When the idea of a personal website occurred to me, I immediately bought a host and domain. I wanted to commit to building my site. What better way than to tie money into it? The initiative was well-meant, but it simply wasn’t enough. I learned that after paying the first annual renewal fee without even having launched the site!
As I often confess, I’m a perfectionist. The upside to that is that when I produce something, I know it’s damn good (totally not boasting :D). The downside is that reaching that point of satisfaction can be annoyingly long because I’m super picky. For instance, take a look at About Simply Saeed. Like it? I hope you do because it’s taken me roughly 6 months of relentless writing & rewriting!
That being said, I don’t want to get stuck in that vicious cycle again. When I launched the site, I reassured myself it was more than OK and now I needed to focus on using the site. I tried writing the About page in Farsi, only to realise it’ll take as long as the English version (maybe more) because it requires a different narrative. No thanks! I’d rather focus my efforts on writing for the site than about it.
I didn’t start a blog because I wanted to have an online presence. Well, actually, I did, but not just that. The painstaking effort I put into designing and developing Simply Saeed was with a set of goals in mind. And those goals all involve English.
First off, I want to write to write about my travel experiences. I think foreigners could benefit from it more than Iranians, even if most of it is about Iran (for now). I’ll be telling stories and showing people the ropes; there’s plenty of content in Farsi for curious Iranians. I can’t say the same for the English language. At least content that isn’t overridden with grammatical mistakes, mistranslations and boring and biased information. People need the real thing and who better than a bilingual to give it to them?
Then there’s the teaching aspect of my life. When I’m not on the move, I occasionally take on an English class or two. Teaching in institutes proved to be no fun because I had to do things their way. So I quit and I’ve been teaching according to my style since. That means I get to choose my students because I care for them and I want the effort I put in to motivate and pay off. If someone can’t speak English, it’s too soon for us to start working on skills. Another system, like group classes, will suit them best.
But Iranians who want to be my English students aren’t the only ones I’m interested in. I have a lot of respect for intelligent individuals and knowing another language is one of the criteria I look for. I believe an Iranian who’s gone to the trouble of learning English will probably have a broader outlook on life. I imagine that my lifestyle of diversity will appeal more to someone who appreciates it and has procured the means necessary to comprehend it.
Let’s face it: I live in a non-English speaking country where I don’t get much practice. Even if I do find Iranians who understand English, more often than not (sadly), they shy away from speaking out of fear or lack of self-confidence. Fortunately, my career as a tourist guide puts me in contact with English speakers, but not as often as I’d like. Plus, they’re usually not native English speakers, so my knowledge of it is rarely challenged, i.e. not too many learning opportunities.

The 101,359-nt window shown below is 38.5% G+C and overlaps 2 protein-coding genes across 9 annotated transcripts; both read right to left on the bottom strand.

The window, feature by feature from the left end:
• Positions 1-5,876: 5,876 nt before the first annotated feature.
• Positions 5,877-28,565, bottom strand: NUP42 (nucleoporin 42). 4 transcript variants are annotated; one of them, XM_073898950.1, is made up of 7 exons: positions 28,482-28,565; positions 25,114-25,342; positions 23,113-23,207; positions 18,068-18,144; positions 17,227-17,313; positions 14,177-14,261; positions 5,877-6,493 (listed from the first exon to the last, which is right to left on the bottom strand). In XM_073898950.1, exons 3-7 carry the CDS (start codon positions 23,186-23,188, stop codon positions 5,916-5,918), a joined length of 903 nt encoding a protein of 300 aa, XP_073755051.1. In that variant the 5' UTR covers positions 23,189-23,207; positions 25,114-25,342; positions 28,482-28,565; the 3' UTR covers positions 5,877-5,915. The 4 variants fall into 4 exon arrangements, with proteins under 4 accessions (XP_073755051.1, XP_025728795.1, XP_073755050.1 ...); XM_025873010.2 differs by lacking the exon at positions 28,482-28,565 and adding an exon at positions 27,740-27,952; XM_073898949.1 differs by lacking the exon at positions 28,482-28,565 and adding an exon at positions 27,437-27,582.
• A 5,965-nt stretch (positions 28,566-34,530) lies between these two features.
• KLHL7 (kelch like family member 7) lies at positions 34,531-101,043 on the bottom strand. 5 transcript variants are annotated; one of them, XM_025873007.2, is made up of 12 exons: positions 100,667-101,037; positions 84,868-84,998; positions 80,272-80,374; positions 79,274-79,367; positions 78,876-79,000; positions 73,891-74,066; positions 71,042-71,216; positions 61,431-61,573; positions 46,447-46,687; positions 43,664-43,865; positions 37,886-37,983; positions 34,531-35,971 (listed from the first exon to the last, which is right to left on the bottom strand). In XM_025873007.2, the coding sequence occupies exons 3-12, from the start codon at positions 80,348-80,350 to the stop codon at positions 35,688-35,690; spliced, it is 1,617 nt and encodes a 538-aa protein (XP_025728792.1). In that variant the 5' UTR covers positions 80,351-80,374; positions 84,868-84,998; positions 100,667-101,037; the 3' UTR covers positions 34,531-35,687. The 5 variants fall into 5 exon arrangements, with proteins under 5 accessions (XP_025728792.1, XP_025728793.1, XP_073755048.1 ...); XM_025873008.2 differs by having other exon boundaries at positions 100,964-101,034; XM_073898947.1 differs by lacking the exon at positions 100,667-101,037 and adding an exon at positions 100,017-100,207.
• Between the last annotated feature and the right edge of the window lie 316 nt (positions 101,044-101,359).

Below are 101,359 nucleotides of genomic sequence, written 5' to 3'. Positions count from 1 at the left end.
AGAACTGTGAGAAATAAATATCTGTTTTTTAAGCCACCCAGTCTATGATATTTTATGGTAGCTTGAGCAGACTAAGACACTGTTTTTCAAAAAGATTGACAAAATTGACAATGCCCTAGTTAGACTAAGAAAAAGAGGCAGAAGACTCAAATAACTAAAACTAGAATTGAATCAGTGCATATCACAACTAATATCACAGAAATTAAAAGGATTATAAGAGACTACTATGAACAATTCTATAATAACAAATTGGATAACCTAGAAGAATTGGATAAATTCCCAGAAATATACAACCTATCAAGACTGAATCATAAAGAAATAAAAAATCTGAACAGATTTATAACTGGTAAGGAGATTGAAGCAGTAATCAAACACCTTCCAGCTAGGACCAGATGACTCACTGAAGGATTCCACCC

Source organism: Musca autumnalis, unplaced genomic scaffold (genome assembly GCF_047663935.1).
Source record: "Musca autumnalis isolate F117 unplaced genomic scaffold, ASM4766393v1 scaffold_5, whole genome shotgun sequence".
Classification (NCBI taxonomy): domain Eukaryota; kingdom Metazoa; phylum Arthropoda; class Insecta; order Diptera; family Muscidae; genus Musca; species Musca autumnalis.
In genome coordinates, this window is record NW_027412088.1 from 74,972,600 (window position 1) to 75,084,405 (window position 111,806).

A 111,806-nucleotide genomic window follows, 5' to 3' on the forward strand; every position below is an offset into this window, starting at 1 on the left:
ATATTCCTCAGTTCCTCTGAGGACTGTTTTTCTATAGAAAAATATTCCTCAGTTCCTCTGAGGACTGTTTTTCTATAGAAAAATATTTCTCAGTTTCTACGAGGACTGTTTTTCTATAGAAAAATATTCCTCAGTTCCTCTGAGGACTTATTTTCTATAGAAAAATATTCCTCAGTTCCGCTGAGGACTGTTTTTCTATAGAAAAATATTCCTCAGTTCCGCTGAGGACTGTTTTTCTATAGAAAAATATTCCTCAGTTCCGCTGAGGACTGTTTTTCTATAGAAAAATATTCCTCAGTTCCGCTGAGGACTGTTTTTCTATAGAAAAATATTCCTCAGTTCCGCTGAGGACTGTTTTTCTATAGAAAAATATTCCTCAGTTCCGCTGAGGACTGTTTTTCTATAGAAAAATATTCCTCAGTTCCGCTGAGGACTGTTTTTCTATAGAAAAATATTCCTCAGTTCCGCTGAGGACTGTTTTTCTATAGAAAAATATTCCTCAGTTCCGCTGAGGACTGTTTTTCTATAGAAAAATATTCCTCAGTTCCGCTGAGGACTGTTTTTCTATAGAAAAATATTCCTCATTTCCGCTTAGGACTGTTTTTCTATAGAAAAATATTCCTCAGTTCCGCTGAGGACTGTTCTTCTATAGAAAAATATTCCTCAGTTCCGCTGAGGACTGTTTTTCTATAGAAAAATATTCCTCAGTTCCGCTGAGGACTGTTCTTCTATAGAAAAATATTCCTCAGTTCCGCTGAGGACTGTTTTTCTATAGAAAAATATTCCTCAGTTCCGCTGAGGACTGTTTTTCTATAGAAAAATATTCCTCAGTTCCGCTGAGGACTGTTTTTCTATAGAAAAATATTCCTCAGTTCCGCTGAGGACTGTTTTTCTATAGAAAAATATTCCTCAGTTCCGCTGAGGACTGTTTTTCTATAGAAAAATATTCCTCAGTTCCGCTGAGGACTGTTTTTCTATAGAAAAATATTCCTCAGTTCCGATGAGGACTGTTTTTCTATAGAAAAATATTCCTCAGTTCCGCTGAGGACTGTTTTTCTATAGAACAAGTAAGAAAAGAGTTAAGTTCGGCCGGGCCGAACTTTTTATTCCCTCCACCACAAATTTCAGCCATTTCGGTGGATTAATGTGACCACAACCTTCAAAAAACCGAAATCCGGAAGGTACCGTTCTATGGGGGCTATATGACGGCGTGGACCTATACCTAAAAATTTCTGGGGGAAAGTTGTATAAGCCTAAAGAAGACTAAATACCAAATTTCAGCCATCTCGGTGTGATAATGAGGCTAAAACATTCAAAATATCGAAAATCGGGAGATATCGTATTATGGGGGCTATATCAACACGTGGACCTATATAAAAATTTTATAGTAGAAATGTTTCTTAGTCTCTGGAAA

So it’s up to me to train myself. I always recommend writing a journal as one of the best ways to learn and practice a language. Why be a hypocrite? Making a habit of writing English and more importantly, reviewing and revising it will definitely improve my skills. If it were just a diary, I’d write and move on. But with a blog, I must go over my work. Who wants to be wrong on the internet? 😳
The Farsi-speaking community is big, but it’s nowhere near the English one. And in many ways (though we don’t like to admit it), we’re lagging behind: the digital nomad lifestyle, blogging using modern day technology, creating revenue from an online platform, etc. But that’s not an excuse I want to cling on to.
If I want my life to play out as I envision it, I need to look to the best resources I can get my hands on. Content in English is created at a much faster pace and is more readily available to he who seeks. As I gradually breathe life into Simply Saeed, I’ll be on the lookout for material that will refine my ways. It’s easy to be the best in a pond, but show me the way to the ocean, baby!
So here’s another sad reality among my countrymen and women: we value Iranians more when they receive recognition from outside. To clarify, someone could excel in their field of choice and attain the highest degrees, but they might easily be overlooked here. But if that person (or even someone with lesser abilities) receives some international recognition and praise, then they’ll be catapulted to success and popularity domestically. Take Asghar Farhadi for example. I mean he was an acclaimed director in Iran, but winning
the Oscar 2 Oscars made him a national hero.
So, I’ve charted my path to success through international waters. Through my interactions with friends from all over, I feel moderately confident that I can reach an audience not limited by geopolitical boundaries. Hopefully, that will convince more people to join my cause which is a selfless one: liberate yourself and live the happy life you dream.
I’m bilingual and while I could write in both Farsi and English, I’ve chosen to stick with the latter for now. As well as the reasons mentioned, there are other motivators like avoiding any trouble with the authorities, using my pre-written content, cherishing memories with faraway friends and more. Hopefully, once I achieve what I envision for Simply Saeed, I’ll start rolling out the Farsi version and get more people involved.
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